While many philosophers seem to hold that robustness reasoning is obviously valuable, Hudson notes that there have been few attempts to justify the value of robustness. Four arguments that have thus far been proposed to justify robustness are (in Hudson's terminology): no-miracles, probabilistic, pragmatic, and epistemic. In Chapter
One Hudson claims that he finds all of these wanting. He identifies what he calls the 'core' argument underlying each of these justifications of robustness, which is akin to the no-miracles argument, and which he claims to denounce. In Chapter One he says that he will leave the details of this criticism until Chapter Six.

The core argument for robustness, in Hudson's words, is:

if an observational report is the product of two (or more) different physical process [sic] (or, in epistemic terms, the product of two or more distinct theoretical assumptions), then there is less of a chance the report is only an artifact of one of the processes (or simply a byproduct of one of these assumptions) since the independent production of the same artifact, despite a change in the physical process (or in the assumptions used), is highly unlikely. (170)

The best explanation for the fact that multiple independent lines of evidence produced the same report, according to the core argument for robustness, is "the reliability of the processes that generate this report along with this report's truth" (170). After five chapters, Hudson finally articulates the problem that he has with the core argument. The problem has to do with the notion of independence. The core argument that warrants robustness is compelling only if the multiple lines of evidence are independent. But, claims Hudson -- and this is the crux of his complaint -- the notion of independence "lacks clarity" (173). When the crux comes, the reader is referred back to Chapter One.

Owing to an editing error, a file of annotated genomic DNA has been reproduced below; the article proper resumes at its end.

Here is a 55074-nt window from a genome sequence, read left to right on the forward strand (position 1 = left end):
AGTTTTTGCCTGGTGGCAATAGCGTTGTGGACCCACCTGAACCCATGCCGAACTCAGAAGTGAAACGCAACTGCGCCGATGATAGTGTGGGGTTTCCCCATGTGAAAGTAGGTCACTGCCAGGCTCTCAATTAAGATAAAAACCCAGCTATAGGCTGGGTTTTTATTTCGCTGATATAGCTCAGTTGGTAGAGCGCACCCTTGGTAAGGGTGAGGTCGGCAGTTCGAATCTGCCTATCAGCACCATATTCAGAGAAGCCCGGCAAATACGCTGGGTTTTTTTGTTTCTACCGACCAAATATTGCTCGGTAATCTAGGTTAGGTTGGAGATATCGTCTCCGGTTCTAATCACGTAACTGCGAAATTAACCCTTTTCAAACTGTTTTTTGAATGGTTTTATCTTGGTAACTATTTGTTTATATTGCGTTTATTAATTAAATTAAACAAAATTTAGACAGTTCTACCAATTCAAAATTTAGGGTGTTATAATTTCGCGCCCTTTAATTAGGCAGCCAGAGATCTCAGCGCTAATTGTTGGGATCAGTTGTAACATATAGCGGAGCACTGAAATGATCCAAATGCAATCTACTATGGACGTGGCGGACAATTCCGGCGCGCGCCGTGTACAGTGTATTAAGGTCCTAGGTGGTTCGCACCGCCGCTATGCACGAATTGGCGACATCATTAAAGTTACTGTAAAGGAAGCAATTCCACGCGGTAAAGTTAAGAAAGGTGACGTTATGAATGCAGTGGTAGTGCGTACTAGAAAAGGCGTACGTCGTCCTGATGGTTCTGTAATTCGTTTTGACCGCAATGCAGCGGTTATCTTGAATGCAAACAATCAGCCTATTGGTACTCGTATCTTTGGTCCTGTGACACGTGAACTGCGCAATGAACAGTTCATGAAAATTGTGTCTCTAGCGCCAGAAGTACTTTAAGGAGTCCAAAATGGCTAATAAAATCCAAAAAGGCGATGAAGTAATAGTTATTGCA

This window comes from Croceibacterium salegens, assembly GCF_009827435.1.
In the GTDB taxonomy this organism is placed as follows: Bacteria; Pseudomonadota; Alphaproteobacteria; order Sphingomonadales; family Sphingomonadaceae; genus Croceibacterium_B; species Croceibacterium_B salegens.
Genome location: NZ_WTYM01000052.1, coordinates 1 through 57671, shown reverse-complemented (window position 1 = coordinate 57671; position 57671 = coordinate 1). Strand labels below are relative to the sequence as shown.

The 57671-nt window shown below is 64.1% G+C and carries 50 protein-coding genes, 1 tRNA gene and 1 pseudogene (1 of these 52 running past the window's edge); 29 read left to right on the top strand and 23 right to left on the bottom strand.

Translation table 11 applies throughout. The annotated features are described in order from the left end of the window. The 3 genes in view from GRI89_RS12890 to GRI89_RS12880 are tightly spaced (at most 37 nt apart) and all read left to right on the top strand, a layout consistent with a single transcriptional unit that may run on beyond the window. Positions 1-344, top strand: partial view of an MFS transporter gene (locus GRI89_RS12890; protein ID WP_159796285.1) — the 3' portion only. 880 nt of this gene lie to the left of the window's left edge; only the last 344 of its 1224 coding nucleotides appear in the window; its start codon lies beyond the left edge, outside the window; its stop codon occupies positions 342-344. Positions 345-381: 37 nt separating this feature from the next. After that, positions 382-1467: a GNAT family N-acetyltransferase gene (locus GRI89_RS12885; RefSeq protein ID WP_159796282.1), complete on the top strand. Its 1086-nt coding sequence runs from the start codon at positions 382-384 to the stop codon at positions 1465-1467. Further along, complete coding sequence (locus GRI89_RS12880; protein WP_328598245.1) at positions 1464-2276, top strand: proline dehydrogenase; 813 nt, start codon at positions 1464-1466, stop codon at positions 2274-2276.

One way of explicating independence is probabilistic, and Hudson purports to show that such approaches have thus far failed, though the strength of his thesis about this is ambiguous: "So the lesson we might derive here is that, to understand the independence that underwrites robustness reasoning, we need to comprehend this independence in a nonprobabilistic way" (24). This is in Chapter One. He waits until he has discussed his case studies in detail, in Chapters Two, Three, Four, and Five, to assess a nonprobabilistic way of explicating independence, in Chapter Six.

I found many of Hudson's arguments unconvincing. Consider his case against probabilistic approaches to robustness (sometimes called the 'variety of evidence thesis' among formal philosophers of science), by Colin Howson and Allan Franklin, Elliott Sober, Luc Bovens and Stephan Hartmann, and an unpublished approach articulated twenty years ago in personal correspondence (0n which Hudson dwells for almost three pages). For brevity I discuss only his criticism of Sober's approach.